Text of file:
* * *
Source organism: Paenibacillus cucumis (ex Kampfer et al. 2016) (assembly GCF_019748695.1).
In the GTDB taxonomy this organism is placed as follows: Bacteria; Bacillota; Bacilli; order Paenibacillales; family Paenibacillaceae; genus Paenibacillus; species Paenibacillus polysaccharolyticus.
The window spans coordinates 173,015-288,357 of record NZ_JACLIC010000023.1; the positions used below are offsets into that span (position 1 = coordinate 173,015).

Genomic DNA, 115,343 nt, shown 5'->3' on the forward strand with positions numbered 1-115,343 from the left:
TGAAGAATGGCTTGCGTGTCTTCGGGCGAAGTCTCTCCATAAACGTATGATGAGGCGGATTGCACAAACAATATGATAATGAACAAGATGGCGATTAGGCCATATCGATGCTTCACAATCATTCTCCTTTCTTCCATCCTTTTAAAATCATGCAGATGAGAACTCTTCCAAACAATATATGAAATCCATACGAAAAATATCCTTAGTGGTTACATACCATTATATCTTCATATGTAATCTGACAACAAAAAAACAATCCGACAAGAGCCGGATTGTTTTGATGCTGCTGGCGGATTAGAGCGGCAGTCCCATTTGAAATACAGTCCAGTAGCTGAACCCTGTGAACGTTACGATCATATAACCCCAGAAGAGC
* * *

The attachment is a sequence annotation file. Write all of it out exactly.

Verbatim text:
Source organism: Paenibacillus cucumis (ex Kampfer et al. 2016) (assembly GCF_019748695.1).
In the GTDB taxonomy this organism is placed as follows: Bacteria; Bacillota; Bacilli; order Paenibacillales; family Paenibacillaceae; genus Paenibacillus; species Paenibacillus polysaccharolyticus.
The window spans coordinates 173,015-288,357 of record NZ_JACLIC010000023.1; the positions used below are offsets into that span (position 1 = coordinate 173,015).

Genomic DNA, 115,343 nt, shown 5'->3' on the forward strand with positions numbered 1-115,343 from the left:
TGAAGAATGGCTTGCGTGTCTTCGGGCGAAGTCTCTCCATAAACGTATGATGAGGCGGATTGCACAAACAATATGATAATGAACAAGATGGCGATTAGGCCATATCGATGCTTCACAATCATTCTCCTTTCTTCCATCCTTTTAAAATCATGCAGATGAGAACTCTTCCAAACAATATATGAAATCCATACGAAAAATATCCTTAGTGGTTACATACCATTATATCTTCATATGTAATCTGACAACAAAAAAACAATCCGACAAGAGCCGGATTGTTTTGATGCTGCTGGCGGATTAGAGCGGCAGTCCCATTTGAAATACAGTCCAGTAGCTGAACCCTGTGAACGTTACGATCATATAACCCCAGAAGAGC